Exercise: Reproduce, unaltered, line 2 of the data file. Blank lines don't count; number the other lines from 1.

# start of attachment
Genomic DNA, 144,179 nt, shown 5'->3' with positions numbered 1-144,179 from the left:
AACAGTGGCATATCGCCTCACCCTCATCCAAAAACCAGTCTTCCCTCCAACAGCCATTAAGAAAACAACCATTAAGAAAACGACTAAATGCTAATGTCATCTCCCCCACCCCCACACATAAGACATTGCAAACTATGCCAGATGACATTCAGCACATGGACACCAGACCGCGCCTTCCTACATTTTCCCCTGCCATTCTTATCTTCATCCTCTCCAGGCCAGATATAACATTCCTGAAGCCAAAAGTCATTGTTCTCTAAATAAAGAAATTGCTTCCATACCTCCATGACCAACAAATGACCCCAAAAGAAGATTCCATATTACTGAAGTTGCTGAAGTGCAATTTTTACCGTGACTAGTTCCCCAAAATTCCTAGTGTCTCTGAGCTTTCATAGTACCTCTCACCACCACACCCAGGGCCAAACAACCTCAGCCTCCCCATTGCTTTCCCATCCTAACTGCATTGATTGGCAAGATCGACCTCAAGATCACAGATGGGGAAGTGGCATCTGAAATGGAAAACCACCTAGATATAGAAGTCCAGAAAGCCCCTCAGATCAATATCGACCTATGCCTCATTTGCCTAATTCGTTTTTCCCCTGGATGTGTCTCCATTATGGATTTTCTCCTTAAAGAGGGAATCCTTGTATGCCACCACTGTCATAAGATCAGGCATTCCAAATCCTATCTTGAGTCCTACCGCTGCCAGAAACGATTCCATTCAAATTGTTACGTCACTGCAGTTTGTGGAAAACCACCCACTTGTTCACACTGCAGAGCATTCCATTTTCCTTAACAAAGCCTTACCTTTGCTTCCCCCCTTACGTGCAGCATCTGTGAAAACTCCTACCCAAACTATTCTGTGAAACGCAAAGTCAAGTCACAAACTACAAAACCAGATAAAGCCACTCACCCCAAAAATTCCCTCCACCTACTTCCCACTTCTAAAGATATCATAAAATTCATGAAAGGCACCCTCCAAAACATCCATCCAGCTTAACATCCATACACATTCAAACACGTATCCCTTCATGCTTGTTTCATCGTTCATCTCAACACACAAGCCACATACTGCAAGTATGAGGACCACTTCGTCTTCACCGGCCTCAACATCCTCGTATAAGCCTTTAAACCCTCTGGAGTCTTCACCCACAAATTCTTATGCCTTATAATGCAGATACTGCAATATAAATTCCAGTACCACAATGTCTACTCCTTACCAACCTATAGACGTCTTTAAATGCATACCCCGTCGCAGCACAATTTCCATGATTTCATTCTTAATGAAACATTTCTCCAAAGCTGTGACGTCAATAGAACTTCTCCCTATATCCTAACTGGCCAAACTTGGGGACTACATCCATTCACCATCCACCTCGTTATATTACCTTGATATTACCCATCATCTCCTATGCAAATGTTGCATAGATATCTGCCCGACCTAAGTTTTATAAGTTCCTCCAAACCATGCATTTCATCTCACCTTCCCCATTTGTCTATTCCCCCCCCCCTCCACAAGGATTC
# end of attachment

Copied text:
AACAGTGGCATATCGCCTCACCCTCATCCAAAAACCAGTCTTCCCTCCAACAGCCATTAAGAAAACAACCATTAAGAAAACGACTAAATGCTAATGTCATCTCCCCCACCCCCACACATAAGACATTGCAAACTATGCCAGATGACATTCAGCACATGGACACCAGACCGCGCCTTCCTACATTTTCCCCTGCCATTCTTATCTTCATCCTCTCCAGGCCAGATATAACATTCCTGAAGCCAAAAGTCATTGTTCTCTAAATAAAGAAATTGCTTCCATACCTCCATGACCAACAAATGACCCCAAAAGAAGATTCCATATTACTGAAGTTGCTGAAGTGCAATTTTTACCGTGACTAGTTCCCCAAAATTCCTAGTGTCTCTGAGCTTTCATAGTACCTCTCACCACCACACCCAGGGCCAAACAACCTCAGCCTCCCCATTGCTTTCCCATCCTAACTGCATTGATTGGCAAGATCGACCTCAAGATCACAGATGGGGAAGTGGCATCTGAAATGGAAAACCACCTAGATATAGAAGTCCAGAAAGCCCCTCAGATCAATATCGACCTATGCCTCATTTGCCTAATTCGTTTTTCCCCTGGATGTGTCTCCATTATGGATTTTCTCCTTAAAGAGGGAATCCTTGTATGCCACCACTGTCATAAGATCAGGCATTCCAAATCCTATCTTGAGTCCTACCGCTGCCAGAAACGATTCCATTCAAATTGTTACGTCACTGCAGTTTGTGGAAAACCACCCACTTGTTCACACTGCAGAGCATTCCATTTTCCTTAACAAAGCCTTACCTTTGCTTCCCCCCTTACGTGCAGCATCTGTGAAAACTCCTACCCAAACTATTCTGTGAAACGCAAAGTCAAGTCACAAACTACAAAACCAGATAAAGCCACTCACCCCAAAAATTCCCTCCACCTACTTCCCACTTCTAAAGATATCATAAAATTCATGAAAGGCACCCTCCAAAACATCCATCCAGCTTAACATCCATACACATTCAAACACGTATCCCTTCATGCTTGTTTCATCGTTCATCTCAACACACAAGCCACATACTGCAAGTATGAGGACCACTTCGTCTTCACCGGCCTCAACATCCTCGTATAAGCCTTTAAACCCTCTGGAGTCTTCACCCACAAATTCTTATGCCTTATAATGCAGATACTGCAATATAAATTCCAGTACCACAATGTCTACTCCTTACCAACCTATAGACGTCTTTAAATGCATACCCCGTCGCAGCACAATTTCCATGATTTCATTCTTAATGAAACATTTCTCCAAAGCTGTGACGTCAATAGAACTTCTCCCTATATCCTAACTGGCCAAACTTGGGGACTACATCCATTCACCATCCACCTCGTTATATTACCTTGATATTACCCATCATCTCCTATGCAAATGTTGCATAGATATCTGCCCGACCTAAGTTTTATAAGTTCCTCCAAACCATGCATTTCATCTCACCTTCCCCATTTGTCTATTCCCCCCCCCCTCCACAAGGATTC